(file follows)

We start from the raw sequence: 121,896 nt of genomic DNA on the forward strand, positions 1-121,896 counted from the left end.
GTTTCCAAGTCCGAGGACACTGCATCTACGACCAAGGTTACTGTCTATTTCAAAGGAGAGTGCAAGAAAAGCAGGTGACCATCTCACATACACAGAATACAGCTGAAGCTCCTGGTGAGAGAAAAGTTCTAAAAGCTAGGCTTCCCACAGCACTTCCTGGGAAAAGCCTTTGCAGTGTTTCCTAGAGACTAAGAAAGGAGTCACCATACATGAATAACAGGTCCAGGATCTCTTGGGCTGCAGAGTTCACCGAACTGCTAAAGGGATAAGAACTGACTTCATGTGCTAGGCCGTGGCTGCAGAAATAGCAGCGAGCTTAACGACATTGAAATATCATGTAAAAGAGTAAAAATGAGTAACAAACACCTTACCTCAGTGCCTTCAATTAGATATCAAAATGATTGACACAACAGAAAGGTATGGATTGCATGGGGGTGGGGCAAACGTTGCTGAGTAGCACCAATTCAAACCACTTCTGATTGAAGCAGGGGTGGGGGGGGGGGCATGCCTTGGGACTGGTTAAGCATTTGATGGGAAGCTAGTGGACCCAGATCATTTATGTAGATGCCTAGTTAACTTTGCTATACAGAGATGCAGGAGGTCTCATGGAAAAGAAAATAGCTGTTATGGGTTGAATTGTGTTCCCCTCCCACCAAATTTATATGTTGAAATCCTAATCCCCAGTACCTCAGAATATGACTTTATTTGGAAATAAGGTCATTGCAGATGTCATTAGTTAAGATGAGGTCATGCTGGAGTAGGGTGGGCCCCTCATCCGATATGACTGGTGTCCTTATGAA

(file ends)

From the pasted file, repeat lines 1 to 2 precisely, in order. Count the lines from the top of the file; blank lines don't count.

We start from the raw sequence: 121,896 nt of genomic DNA on the forward strand, positions 1-121,896 counted from the left end.
GTTTCCAAGTCCGAGGACACTGCATCTACGACCAAGGTTACTGTCTATTTCAAAGGAGAGTGCAAGAAAAGCAGGTGACCATCTCACATACACAGAATACAGCTGAAGCTCCTGGTGAGAGAAAAGTTCTAAAAGCTAGGCTTCCCACAGCACTTCCTGGGAAAAGCCTTTGCAGTGTTTCCTAGAGACTAAGAAAGGAGTCACCATACATGAATAACAGGTCCAGGATCTCTTGGGCTGCAGAGTTCACCGAACTGCTAAAGGGATAAGAACTGACTTCATGTGCTAGGCCGTGGCTGCAGAAATAGCAGCGAGCTTAACGACATTGAAATATCATGTAAAAGAGTAAAAATGAGTAACAAACACCTTACCTCAGTGCCTTCAATTAGATATCAAAATGATTGACACAACAGAAAGGTATGGATTGCATGGGGGTGGGGCAAACGTTGCTGAGTAGCACCAATTCAAACCACTTCTGATTGAAGCAGGGGTGGGGGGGGGGGCATGCCTTGGGACTGGTTAAGCATTTGATGGGAAGCTAGTGGACCCAGATCATTTATGTAGATGCCTAGTTAACTTTGCTATACAGAGATGCAGGAGGTCTCATGGAAAAGAAAATAGCTGTTATGGGTTGAATTGTGTTCCCCTCCCACCAAATTTATATGTTGAAATCCTAATCCCCAGTACCTCAGAATATGACTTTATTTGGAAATAAGGTCATTGCAGATGTCATTAGTTAAGATGAGGTCATGCTGGAGTAGGGTGGGCCCCTCATCCGATATGACTGGTGTCCTTATGAA